Advocacy & Health Policy: Dr. Eve Espey on Combatting Violence against U.S. Indigenous Women

In a recent speech given at the United Nations, Eve Espey, MD, chair of the Department of Obstetrics and Gynecology of the University of New Mexico School of Medicine, spoke out about health care disparities faced by American Indian women. She was accompanied by Brian Thompson, MD, assistant dean of SUNY Upstate Medical University and member of the committee on American Indian/Alaska Native Women’s Health. In her address to the United Nations Commission on Status of Women, Dr. Espey focused on “the narrative of violence against these women” perpetuated by a difficult history of “Western imperialism, exploitation, and abuse.”

Coercion and Violence

Dr. Espey provided a moving account of her time with the Indian Health Service helping staff a teen clinic at Fort Wingate High School in New Mexico. There, she provided service to a 15-year-old patient who wanted birth control, but also expressed that she was suffering from abdominal pain. After performing a gynecological exam on the patient, Dr. Espey immediately moved the patient to the hospital and, soon after, delivered a full-term baby girl. After speaking with the American Indian hospital social worker, Dr. Espey learned that the teen had a coercive, controlling boyfriend who was opposed to any form of contraceptive methods. In recounting this story, Dr. Espey expressed how disheartened she was to see young women “disempowered through violence and reproductive coercion.”

Dr. Espey noted that “It’s difficult to determine the actual prevalence of violence against women in American Indian country—unfortunately, statistics are not routinely gathered and violence is greatly under-reported and acted on.”

But, we do have some information on the plight of American Indian women:

  • Almost half of American Indian women report lifetime intimate partner violence; one third of these women reported violence in the last year
  • American Indian women suffer 2-3 times more instances of rape and intimate partner violence than U.S. women in general
  • American Indian women suffer a higher unintended pregnancy and teen pregnancy rate than U.S. women in general
  • American Indian/Alaska Native populations have the highest rate of poverty of all racial/ethnic groups in the U.S.
  • Interracial violence is common. According to the U.S. Department of Justice, 86 percent of American Indian women are assaulted or raped by non-Native, mostly white men

Providing the appropriate level of care and resources can be exceptionally difficult. Dr. Espey says, “Access to care for Native American victims of violence is inconsistent…about 40 percent of American Indian women live in rural/reservation settings where treaties dictate that tribes and the Indian Health Service operate clinics and hospitals…but over 60 percent live in urban areas.”

Potential Remedies

Dr. Espey encouraged the members of the United Nations to engage at every level. She called for an international recommitment to the Beijing Declaration which bolsters the elimination of all forms of violence against women and girls. On a national level, she asked United Nations members to pass legislation similar to the U.S. “Violence against Women Act” (VAWA). The VAWA now “extends tribal jurisdiction over non-American Indians who commit crimes of violence against Native women.” But, the VAWA reauthorization did not contain this extension of jurisdiction for those native women residing in Alaska.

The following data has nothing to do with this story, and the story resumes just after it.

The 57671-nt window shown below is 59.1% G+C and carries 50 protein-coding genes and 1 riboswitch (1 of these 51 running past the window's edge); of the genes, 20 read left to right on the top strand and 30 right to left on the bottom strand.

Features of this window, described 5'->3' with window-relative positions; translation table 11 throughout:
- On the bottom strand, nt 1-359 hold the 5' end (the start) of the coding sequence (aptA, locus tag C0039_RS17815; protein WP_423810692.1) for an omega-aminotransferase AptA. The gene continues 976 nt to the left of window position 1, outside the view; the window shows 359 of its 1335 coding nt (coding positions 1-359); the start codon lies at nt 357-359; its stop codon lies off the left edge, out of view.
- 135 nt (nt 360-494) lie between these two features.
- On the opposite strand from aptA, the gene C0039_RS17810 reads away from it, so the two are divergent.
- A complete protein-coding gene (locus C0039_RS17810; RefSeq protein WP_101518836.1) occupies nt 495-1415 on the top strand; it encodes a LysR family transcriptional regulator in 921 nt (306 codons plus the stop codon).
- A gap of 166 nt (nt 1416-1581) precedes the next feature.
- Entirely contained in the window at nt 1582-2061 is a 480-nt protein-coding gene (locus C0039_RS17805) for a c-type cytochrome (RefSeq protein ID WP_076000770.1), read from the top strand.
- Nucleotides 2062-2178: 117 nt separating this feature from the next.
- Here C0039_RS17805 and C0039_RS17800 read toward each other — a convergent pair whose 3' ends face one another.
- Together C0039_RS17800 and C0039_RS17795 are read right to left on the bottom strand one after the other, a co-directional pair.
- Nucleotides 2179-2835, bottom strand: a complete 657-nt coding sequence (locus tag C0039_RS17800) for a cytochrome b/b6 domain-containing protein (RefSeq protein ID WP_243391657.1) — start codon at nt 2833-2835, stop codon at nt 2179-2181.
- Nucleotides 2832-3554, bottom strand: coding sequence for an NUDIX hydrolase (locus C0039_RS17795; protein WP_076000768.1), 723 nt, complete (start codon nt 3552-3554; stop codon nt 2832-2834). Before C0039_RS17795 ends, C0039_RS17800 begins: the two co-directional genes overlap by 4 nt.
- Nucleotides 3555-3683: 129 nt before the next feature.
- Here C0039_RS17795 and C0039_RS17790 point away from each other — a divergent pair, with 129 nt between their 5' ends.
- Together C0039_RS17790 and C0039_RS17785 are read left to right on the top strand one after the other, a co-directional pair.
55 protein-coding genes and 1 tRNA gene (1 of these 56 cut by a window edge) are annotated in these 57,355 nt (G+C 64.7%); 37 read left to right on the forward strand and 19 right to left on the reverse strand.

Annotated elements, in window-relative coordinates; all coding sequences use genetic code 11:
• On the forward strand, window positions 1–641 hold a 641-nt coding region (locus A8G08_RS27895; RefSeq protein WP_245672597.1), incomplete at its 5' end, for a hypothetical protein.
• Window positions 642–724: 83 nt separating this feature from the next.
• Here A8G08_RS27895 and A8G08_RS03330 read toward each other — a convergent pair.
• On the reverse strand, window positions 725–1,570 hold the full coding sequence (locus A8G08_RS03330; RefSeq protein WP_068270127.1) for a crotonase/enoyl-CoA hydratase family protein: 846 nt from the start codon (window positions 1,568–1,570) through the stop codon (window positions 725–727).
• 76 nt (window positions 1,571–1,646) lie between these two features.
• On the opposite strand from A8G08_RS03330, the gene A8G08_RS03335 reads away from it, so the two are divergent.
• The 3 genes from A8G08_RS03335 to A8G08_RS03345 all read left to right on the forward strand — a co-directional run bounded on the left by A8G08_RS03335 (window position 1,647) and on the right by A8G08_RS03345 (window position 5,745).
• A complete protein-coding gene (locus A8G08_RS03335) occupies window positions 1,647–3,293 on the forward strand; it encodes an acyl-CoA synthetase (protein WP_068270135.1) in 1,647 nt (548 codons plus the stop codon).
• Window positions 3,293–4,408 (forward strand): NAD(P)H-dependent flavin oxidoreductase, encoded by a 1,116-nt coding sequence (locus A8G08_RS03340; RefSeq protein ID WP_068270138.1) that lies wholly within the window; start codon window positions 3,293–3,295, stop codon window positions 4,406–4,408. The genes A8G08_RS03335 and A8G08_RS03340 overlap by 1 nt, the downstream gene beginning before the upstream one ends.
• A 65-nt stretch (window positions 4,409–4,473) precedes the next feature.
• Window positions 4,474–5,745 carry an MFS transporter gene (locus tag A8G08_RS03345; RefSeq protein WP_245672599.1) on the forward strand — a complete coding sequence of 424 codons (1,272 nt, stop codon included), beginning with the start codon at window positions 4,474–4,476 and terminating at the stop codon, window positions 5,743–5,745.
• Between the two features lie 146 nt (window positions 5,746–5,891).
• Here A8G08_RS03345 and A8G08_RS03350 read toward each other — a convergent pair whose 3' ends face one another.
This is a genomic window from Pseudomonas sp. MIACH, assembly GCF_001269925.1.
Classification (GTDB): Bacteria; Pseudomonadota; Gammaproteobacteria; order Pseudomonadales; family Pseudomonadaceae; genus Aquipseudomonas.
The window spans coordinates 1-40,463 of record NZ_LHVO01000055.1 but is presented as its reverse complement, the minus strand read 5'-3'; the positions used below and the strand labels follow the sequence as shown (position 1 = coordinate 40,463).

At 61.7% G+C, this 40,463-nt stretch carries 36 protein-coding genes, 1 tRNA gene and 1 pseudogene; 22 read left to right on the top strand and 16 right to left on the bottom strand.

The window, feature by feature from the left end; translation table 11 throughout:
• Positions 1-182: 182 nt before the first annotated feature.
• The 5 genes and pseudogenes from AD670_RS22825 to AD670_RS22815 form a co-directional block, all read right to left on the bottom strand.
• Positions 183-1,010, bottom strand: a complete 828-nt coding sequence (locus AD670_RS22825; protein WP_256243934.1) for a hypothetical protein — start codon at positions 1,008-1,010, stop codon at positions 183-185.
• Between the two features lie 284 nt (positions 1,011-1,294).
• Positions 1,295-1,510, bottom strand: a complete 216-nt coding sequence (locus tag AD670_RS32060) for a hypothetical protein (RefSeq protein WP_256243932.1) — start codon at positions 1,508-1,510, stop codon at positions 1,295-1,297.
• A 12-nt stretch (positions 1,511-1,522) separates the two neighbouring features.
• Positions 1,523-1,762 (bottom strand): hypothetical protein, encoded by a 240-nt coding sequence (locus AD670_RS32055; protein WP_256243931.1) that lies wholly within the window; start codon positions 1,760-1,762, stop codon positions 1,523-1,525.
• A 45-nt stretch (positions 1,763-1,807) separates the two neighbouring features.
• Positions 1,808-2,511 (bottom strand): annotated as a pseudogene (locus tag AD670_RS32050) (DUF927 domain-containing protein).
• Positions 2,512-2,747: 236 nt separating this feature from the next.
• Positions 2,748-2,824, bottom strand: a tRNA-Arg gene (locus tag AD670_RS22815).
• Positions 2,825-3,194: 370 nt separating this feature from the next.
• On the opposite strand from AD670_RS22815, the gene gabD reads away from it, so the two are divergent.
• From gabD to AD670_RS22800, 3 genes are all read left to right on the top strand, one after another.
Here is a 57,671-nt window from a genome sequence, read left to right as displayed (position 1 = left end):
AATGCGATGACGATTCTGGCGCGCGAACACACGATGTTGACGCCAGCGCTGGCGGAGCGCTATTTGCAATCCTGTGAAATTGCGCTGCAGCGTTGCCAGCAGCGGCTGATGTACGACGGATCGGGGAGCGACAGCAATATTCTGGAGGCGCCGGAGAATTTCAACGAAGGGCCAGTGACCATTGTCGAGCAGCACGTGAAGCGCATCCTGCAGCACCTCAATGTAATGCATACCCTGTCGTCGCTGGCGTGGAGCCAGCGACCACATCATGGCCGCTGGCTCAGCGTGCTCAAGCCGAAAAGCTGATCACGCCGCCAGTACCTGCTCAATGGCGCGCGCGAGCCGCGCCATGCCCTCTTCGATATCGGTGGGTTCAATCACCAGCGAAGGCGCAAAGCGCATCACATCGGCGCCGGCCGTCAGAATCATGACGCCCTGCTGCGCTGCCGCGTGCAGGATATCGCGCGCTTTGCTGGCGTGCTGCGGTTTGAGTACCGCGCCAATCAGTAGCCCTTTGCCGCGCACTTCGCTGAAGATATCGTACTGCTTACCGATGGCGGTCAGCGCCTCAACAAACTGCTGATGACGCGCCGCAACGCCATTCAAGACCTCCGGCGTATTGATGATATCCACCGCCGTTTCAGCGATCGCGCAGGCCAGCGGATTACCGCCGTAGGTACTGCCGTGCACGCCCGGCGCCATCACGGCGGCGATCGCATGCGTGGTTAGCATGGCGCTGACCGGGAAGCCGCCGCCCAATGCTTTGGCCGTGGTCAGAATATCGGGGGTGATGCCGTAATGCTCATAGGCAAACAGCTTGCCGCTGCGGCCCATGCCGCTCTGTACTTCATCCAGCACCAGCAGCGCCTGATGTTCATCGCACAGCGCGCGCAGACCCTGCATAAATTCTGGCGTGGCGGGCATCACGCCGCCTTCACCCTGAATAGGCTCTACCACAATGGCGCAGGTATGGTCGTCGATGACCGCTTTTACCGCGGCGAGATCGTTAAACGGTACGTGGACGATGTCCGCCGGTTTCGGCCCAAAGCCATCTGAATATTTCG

Additionally, lawmakers can also promote advocacy campaigns such as "Futures Without Violence" and institute policies that reduce poverty, empower women, and create affordable, permanent housing. Dr. Espey noted that ACOG endorses the "Futures Without Violence" campaign.  In the words of the campaign:

“Violence against women is not part of our traditions. Harmony relies on our ability to respect, honor and nurture all our relatives. We must teach the boys in our life early and often that this is what it means to be a warrior and that violence never equals strength.”

What You Can Do

On a local level, health care settings are ideal opportunities for screenings and interventions. You can open up conversations with your patients about reducing harm, preventing intimate partner violence, and connect them with appropriate resources. For those who serve American Indian/Alaska Native women, “culturally relevant approaches can be used to honor women’s specific traditions and values.”

Together with Futures Without Violence, ACOG has created the Reproductive Health Safety Card, which you can provide to patients in waiting rooms. To learn more about ACOG and Futures Without Violence, visit the ACOG webpage on Health Care for Underserved Women.

Also, check the ACOG Committee Opinion on Health Care for Urban American Indian and Alaska Native Women.

In closing, Dr. Espey remarked, “We have a long way to go to achieve equality for women…ending violence against Indigenous women is critical to the goal of equality…American Indian traditions tell us that women are sacred. ACOG stands with the United Nations and Indigenous women to end violence.”

In addition to her University of New Mexico chair role, Dr. Espey has held leadership roles with ACOG, including former chair of the Health Care for Underserved Women Committee, the Association of Professors of Gynecology and Obstetrics, the Society of Family Planning, and the National Campaign to Prevent Teen and Unplanned Pregnancy.


Speech Citation:

Epsey, Eve. “UN Remarks—Violence against Indigenous Women in the U.S.” United Nations. New York, New York. 10 March 2015. Featured Address for the UN Commission on Status of Women. 

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